“Design of an ER/PR proficiency testing program was initiated in April 2007,” Butany said. “By the following July, CAP executives and the general body agreed that a committee of experts should set up a platform for the development of the national standards in diagnostic immunohistochemistry. The standards would call for mandatory certification in breast carcinoma markers IHC testing, which is facilitated by the development of the suitable national EQA.

Standards Committee

“The ER/PR proficiency testing service is now available to any hospital willing to participate,” explained Butany. “Proficiency of a participating laboratory is checked against the proficiency of a central laboratory and expert pathologists who interpret the same section from the same tumor and the same patient.

“We offered this PT service at no charge because we wanted to encourage lots of participation and ensure good, reproducible, quality across the country,” Butany stated. “Dr. Torlakovic has done a tremendous amount of work to get this program running. So far, three rounds of slides have been sent to her from the participating hospitals and the results are recorded and evaluated.

“Because this PT program is so new, we are working on finding the best ways to do a quick evaluation of the results and their distribution,” he noted. “We are also working to provide direct interaction between experts and participants in information exchange as well as directly helping participants to improve their procedures whenever necessary.

“Until now, there were no protocols or standard operating procedures (SOPs) for ER/PR testing,” Butany said. “Every lab seemed to do things differently. There was no consensus as to the best way to handle these tissues and ER/PR testing requires more than 40 steps. Would it matter if the surgeon took the biopsy out and kept it in the OR for two hours? Would it make any difference if the biopsy specimen stayed in the lab overnight or over the weekend without being fixed?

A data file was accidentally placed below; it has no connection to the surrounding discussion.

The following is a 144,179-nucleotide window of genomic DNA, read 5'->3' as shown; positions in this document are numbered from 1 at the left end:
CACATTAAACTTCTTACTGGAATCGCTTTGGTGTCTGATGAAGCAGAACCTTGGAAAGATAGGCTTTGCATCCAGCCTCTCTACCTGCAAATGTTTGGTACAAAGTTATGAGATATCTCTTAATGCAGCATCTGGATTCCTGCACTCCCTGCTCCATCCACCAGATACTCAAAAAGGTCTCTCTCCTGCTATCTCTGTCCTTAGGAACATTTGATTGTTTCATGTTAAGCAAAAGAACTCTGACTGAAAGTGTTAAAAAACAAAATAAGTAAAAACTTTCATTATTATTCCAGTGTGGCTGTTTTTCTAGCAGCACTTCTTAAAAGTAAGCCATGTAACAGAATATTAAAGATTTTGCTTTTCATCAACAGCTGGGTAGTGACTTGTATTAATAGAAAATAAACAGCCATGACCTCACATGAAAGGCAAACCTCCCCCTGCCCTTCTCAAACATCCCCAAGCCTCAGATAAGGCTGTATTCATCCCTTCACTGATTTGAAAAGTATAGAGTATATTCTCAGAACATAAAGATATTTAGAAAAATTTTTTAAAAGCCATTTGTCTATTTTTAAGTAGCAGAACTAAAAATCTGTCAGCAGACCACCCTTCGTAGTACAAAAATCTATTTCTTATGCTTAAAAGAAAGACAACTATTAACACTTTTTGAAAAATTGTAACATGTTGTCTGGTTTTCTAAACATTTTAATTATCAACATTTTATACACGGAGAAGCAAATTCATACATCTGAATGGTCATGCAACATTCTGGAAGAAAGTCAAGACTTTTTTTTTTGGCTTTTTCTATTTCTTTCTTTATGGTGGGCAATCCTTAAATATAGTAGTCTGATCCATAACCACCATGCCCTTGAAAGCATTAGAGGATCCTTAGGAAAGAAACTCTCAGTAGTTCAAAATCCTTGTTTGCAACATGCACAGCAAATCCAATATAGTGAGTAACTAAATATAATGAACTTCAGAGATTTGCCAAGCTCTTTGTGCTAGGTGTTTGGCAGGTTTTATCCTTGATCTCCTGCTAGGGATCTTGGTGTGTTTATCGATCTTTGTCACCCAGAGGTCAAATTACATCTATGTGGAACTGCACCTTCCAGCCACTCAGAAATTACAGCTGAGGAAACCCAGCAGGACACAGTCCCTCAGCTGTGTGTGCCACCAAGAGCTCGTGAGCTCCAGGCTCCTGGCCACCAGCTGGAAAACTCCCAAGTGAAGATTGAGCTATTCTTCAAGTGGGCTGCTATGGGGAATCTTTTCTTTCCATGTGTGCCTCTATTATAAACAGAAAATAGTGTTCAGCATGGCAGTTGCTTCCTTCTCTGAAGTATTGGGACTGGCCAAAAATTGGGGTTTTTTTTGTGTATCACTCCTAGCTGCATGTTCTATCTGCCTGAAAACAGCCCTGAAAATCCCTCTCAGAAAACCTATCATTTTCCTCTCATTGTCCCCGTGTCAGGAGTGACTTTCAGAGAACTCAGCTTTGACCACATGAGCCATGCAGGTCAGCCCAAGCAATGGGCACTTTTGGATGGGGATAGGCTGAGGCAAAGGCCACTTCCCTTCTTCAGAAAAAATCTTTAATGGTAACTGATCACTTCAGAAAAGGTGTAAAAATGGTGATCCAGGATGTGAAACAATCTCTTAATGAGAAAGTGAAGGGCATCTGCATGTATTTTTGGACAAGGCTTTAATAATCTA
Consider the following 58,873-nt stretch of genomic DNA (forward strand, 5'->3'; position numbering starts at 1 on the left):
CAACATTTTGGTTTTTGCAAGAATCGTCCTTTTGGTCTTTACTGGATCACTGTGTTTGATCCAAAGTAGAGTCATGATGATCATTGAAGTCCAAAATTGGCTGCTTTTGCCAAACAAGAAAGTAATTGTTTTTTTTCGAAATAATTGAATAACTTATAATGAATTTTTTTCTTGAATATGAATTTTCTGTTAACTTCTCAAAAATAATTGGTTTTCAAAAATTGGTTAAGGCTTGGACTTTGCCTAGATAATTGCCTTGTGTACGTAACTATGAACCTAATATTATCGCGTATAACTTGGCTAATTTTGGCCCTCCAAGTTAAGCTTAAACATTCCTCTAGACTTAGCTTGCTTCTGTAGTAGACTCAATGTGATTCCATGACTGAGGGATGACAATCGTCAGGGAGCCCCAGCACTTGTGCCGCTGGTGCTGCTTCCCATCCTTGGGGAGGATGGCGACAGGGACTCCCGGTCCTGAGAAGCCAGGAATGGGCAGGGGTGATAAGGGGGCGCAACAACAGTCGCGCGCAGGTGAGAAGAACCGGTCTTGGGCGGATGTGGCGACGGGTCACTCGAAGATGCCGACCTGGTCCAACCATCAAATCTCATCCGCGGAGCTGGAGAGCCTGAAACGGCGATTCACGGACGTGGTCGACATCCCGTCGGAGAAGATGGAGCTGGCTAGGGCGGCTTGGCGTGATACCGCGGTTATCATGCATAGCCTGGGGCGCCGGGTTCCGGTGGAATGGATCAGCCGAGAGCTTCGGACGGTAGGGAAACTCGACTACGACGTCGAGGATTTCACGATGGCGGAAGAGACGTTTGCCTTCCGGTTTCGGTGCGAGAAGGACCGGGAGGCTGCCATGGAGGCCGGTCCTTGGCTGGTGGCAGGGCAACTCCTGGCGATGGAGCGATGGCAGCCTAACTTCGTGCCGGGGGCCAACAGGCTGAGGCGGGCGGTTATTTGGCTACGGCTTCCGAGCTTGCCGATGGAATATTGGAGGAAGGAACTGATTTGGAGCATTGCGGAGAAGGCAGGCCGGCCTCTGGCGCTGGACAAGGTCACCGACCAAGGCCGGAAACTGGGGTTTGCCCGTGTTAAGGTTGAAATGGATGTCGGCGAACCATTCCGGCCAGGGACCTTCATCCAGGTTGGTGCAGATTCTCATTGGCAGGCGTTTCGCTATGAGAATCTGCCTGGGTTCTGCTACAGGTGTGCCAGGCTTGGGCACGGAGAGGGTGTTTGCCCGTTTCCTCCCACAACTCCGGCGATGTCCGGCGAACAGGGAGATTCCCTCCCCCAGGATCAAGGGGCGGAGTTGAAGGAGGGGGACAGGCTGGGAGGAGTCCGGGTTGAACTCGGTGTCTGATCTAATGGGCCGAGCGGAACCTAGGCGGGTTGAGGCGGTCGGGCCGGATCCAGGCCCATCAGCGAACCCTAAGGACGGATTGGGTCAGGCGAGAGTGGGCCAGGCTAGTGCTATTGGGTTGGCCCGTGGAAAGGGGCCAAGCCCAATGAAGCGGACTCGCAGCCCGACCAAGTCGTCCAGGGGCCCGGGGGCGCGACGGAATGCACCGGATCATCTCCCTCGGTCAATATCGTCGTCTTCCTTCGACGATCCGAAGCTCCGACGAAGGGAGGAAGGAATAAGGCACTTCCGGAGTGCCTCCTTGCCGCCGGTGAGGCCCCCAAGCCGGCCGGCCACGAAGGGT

“Of course, we now know that each of those steps makes a phenomenal difference,” he added. “National and international guidelines need to be developed, and we are supporting this movement by our own efforts. The existence of protocols will make a significant difference because all of the proper steps are bundled into the SOP. At the end, the results should be reasonably similar and reasonably reproducible. We are going one step further to establish that each pathologist interprets these slides the same way. We hope that these efforts will result in numerous new safeguards that will ensure quality reporting in prognostic and predictive IHC testing.

Regular Use of SOPs

“Pathologists recognize that SOPs are needed for every test,” Butany continued. “SOPs exist for routine staining. However, immunohistochemistry tests were not fully standardized because of their complexity and much work is needed to achieve this goal.

“For example, there are different types of IHC tests,” he explained. “ER/PR is a category 2 test, since the results are ‘stand- alone’ and reported independently of other evaluated parameters, but inform the oncologist whether the patient may be a suitable candidate to get a particular treatment, and what treatment is likely to be most appropriate.

“Because category 2 tests have a direct impact on the treatment choices, the quality of the testing procedures makes a tremendous difference,” he emphasized. “If the specimen is processed and the quality is not excellent and not reproducible, then that laboratory has a problem which can have a negative impact on patient care. After ensuring the quality of the ER/PR tests, plans are for Dr. Torlakovic’s committee to establish SOPs for all the other immunohistochemistry tests.

“In the end, it is worth noting that these highly publicized problems have been found in only one laboratory in the country, and that only a very small number of pathologists (three out of about 1,200) have had their diagnoses challenged,” Butany said. “All Canadian laboratories have a major commitment to quality assurance and pathologists continue to do excellent work, in spite of seemingly insurmountable odds.”

Lessons for United States

The events unfolding in the Canadian laboratory system are instructive and relevant for lab directors and pathologists in the United States. After all, underfunding of laboratory testing services in the United States has been a feature of both public and private payer policies for almost two full decades. At some point, under-reimbursement of laboratory services will trig- ger lab testing deficiencies that affect patient care in a noticable way.

Thus, as cracks in the performance of Canada’s laboratories become visible and are attributed to sustained underfunding for lab testing services, it helps healthcare policymakers in the United States understand how underfunding of lab services here in in this country could contribute to declines in the accuracy of laboratory testing, resulting in declines to both patient care and outcomes.